Academic journal article Genetics

An Essential Regulatory System Originating from Polygenic Transcriptional Rewiring of PhoP-PhoQ of Xanthomonas Campestris

Academic journal article Genetics

An Essential Regulatory System Originating from Polygenic Transcriptional Rewiring of PhoP-PhoQ of Xanthomonas Campestris

Article excerpt

ESSENTIAL genes play critical roles in the vitality of an organism, such as in cell division, macromolecule synthesis, ribosome assembly, and embryo development. Genetic inactivation of these genes leads to lethality or infertility (Wilson et al 1977). Consequently, null mutations in essential genes would be promptly erased by the overwhelming force of purifying selection (Jordan et al. 2002; Bergmiller et al. 2012). Based on this, it was predicted that essential genes would evolve much slower than nonessential genes. However, recent theoretical and experimental studies have revealed that essential genes can also originate from novel genes during speciation, implying that the molecular mechanisms determining the origins of essential genes are diverse (Hurst and Smith 1999; Chen etai. 2010). Among them, the evolution of essential, regulatory genes is more intriguing, since they modulate the expression of various downstream genes, which complicates the evolutionary impact of mutations in these regulatory genes. However, to date, how essential, regulatory genes originate and evolve remains largely unclear (Peter and Davidson 2011; Harms and Thornton 2013).

One of the difficulties in studying the evolution of essential regulatory genes is that the biological functions of these genes depend substantially on the genetic context during regulation and growth conditions of the organism (D'Elia et al. 2009). In fact, the theoretical prediction of which regulatory gene is essential perse is a challenge. For example, a number of genes that are essential in one organism have been experimentally confirmed to be nonessential in closely related organisms (Dussurget et al 1996; Rodriguez et al. 2002; Ng et al. 2004; Bisicchia et al. 2007). Bioinformatic studies that predicted essential regulatory genes merely through homology searching inevitably introduced bias by including nonessential genes or ignoring the genetic context of the regulatory genes in the analyses. Even in genome-wide mutational studies, the failure to obtain a viable gene mutant is also weak evidence to support the essentiality of the gene. For instance, in bacteria, the polar effect of an insertional mutation within an operon and the growth conditions complicate the subsequent genetic analysis (Glass et al. 2006; Xu et al. 2011). Furthermore, the evolution of the biological function of regulatory genes may not be caused by genetic polymorphisms in themselves but instead may be determined by their downstream genes or even their mode of molecular regulation. Therefore, to solve these problems, a "bottom-up" strategy, which dissects the evolutionary changes in the complete regulatory cascade based on genetic and biochemical analyses, would not only avoid the problematic prediction of essential regulatory genes but could also reconstruct the possible molecular steps of genetic variations during their evolution (Perez and Groisman 2009a; Harms and Thornton 2013). Together with theoretical studies, a more complete view of the origin of essential regulatory genes could be achieved by multidisciplinary investigations.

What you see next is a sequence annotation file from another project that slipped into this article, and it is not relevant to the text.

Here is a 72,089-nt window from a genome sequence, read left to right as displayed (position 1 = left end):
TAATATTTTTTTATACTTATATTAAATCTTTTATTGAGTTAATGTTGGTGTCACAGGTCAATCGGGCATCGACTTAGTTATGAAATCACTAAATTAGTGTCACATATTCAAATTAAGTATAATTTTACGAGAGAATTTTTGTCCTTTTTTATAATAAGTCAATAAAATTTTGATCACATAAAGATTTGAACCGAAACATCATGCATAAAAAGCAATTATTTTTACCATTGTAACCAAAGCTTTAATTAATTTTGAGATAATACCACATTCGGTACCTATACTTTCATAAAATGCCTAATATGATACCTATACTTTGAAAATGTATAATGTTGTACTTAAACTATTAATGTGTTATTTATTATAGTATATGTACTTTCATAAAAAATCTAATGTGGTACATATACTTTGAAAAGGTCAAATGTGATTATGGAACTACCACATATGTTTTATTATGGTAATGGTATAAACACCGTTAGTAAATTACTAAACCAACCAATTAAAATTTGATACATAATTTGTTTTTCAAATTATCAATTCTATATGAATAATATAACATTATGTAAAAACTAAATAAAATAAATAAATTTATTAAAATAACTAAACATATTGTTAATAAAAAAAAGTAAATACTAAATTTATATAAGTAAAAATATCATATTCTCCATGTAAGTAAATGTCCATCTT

In prokaryotes, PhoP-PhoQ represents a typical twocomponent signal transduction system (TCS), which is the predominant sense-and-response mechanism that is usually compared with the "nervous system" of eukaryotic cells (Goulian 2010). PhoP-PhoQ is also one of the most extensively studied signaling systems in all organisms (Groisman 2001; Ohl and Miller 2001). PhoQ is an inner membrane-bound receptor histidine kinase (HK). After detecting environmental signals of Mg2+, Ca2+, low pH, or cationic antimicrobial peptides, PhoQ activates its autokinase activity by phosphorylating a conserved histidine residue (His) and then transfers the phosphoryl group to PhoP, a cytosolic response regulator (RR) with transcription factor activity. Eventually, the activated PhoP modulates the transcription of downstream genes by binding directly to their cis-regulatory elements (CREs) (Kato and Groisman 2008; Prost and Miller 2008). …

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